Steel and aluminum tariffs imposed by the Trump administration have cost Ford Motor Co about $1-billion in profits, its chief executive officer said on Wednesday, while Honda Motor Co said higher steel prices have brought “hundreds of millions of dollars” in new costs.
“From Ford’s perspective the metals tariffs took about $1-billion in profit from us,” CEO James Hackett said at a Bloomberg conference in New York, “The irony of which is we source most of that in the U.S. today anyway. If it goes on any longer, it will do more damage.”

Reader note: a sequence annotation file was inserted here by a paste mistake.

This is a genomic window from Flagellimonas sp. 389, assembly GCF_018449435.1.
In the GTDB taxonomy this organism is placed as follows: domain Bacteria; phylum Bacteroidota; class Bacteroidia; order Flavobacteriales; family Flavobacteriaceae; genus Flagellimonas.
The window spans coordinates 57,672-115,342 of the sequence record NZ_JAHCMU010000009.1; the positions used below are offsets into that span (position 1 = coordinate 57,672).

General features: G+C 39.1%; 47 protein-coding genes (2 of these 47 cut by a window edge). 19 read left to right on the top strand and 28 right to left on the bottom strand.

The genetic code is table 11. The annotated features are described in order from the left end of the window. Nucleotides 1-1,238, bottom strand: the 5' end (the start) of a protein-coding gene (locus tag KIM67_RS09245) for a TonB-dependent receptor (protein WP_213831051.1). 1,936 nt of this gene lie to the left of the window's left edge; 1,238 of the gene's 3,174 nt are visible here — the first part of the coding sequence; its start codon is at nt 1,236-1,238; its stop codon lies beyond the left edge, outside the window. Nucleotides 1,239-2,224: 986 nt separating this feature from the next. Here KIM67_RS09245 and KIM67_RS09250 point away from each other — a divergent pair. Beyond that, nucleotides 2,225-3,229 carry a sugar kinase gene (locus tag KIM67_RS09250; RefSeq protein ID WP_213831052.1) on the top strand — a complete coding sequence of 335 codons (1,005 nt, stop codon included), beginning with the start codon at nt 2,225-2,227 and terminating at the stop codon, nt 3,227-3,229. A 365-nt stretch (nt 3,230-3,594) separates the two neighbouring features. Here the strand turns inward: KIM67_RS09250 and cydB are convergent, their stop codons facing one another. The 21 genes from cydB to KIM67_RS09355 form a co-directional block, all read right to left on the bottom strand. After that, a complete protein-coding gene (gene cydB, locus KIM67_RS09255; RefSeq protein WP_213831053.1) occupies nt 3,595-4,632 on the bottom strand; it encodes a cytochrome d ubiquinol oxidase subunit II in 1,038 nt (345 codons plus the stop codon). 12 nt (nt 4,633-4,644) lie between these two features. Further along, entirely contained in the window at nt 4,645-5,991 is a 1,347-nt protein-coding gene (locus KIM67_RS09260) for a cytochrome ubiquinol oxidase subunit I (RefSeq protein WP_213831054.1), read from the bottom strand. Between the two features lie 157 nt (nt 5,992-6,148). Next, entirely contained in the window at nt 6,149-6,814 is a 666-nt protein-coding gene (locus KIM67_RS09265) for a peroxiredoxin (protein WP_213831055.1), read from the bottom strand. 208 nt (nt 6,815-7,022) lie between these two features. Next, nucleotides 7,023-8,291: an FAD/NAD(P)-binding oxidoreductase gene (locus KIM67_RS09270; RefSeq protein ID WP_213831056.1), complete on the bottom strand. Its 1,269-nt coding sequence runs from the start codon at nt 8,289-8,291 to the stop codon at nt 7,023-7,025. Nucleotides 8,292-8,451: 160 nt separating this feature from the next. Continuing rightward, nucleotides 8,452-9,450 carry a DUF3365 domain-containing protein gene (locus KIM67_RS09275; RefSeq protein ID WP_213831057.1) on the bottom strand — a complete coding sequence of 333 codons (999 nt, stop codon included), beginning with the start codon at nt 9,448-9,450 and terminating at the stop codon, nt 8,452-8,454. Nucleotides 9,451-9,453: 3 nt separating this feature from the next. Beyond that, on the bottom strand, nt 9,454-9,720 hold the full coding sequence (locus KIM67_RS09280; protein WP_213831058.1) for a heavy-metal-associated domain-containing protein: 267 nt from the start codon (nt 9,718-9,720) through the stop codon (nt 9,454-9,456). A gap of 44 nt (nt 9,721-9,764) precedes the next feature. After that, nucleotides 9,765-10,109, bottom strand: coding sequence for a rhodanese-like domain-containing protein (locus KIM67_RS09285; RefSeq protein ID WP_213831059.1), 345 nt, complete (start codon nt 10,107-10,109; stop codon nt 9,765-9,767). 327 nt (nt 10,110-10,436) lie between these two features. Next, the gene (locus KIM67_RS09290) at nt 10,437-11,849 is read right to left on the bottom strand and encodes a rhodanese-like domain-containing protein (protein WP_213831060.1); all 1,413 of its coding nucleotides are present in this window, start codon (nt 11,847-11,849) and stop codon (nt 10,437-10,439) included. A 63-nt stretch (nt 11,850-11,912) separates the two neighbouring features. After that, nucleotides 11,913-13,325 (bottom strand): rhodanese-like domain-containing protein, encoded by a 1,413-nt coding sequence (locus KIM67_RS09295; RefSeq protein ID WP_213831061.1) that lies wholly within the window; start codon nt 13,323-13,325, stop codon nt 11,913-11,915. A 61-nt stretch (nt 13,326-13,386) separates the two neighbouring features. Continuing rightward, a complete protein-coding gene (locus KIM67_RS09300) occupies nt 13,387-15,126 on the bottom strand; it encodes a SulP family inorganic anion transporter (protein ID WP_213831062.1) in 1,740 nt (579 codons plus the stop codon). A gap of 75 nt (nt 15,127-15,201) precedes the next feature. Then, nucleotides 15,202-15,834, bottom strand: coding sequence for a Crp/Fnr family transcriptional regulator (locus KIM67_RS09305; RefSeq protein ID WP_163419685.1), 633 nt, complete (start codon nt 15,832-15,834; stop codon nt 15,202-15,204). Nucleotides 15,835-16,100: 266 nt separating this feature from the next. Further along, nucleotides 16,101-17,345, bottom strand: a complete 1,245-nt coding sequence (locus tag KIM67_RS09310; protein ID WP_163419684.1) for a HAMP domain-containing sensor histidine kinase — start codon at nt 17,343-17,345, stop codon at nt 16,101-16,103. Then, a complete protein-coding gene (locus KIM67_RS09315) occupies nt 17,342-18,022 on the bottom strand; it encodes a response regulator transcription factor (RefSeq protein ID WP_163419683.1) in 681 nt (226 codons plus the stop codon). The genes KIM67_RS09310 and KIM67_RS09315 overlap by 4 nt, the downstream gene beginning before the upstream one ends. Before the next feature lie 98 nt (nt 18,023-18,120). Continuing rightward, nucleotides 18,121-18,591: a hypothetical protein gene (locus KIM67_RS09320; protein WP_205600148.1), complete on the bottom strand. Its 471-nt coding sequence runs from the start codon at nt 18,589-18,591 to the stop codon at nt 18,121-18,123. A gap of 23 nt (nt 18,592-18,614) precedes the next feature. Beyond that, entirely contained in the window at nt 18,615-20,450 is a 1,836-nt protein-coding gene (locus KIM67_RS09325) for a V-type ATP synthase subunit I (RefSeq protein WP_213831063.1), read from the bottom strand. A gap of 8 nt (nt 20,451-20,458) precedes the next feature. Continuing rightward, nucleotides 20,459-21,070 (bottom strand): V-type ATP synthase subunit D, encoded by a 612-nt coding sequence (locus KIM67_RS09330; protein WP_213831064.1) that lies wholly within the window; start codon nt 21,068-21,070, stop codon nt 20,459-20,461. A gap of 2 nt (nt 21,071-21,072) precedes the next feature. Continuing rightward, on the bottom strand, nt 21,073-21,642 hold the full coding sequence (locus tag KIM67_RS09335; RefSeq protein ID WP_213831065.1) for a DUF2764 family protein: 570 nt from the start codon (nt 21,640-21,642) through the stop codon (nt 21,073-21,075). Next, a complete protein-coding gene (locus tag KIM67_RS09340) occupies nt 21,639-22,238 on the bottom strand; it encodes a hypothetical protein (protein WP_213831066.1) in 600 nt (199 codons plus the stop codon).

Hackett did not specify what period the $1-billion covered, but a spokesman said the automaker’s CEO was referring to internal forecasts at Ford for higher tariff-related costs in 2018 and 2019.
Higher U.S. steel prices have resulted in “hundreds of millions of dollars” in additional annual costs, Rick Schostek, executive vice president of Honda North America, told the U.S. Senate Finance Committee, even as more than 90 per cent of steel in its vehicles assembled in the United States is made domestically.
Honda also faces retaliatory tariffs from Canada and China on lawn-mowers it builds in North Carolina and transmissions made in Georgia.
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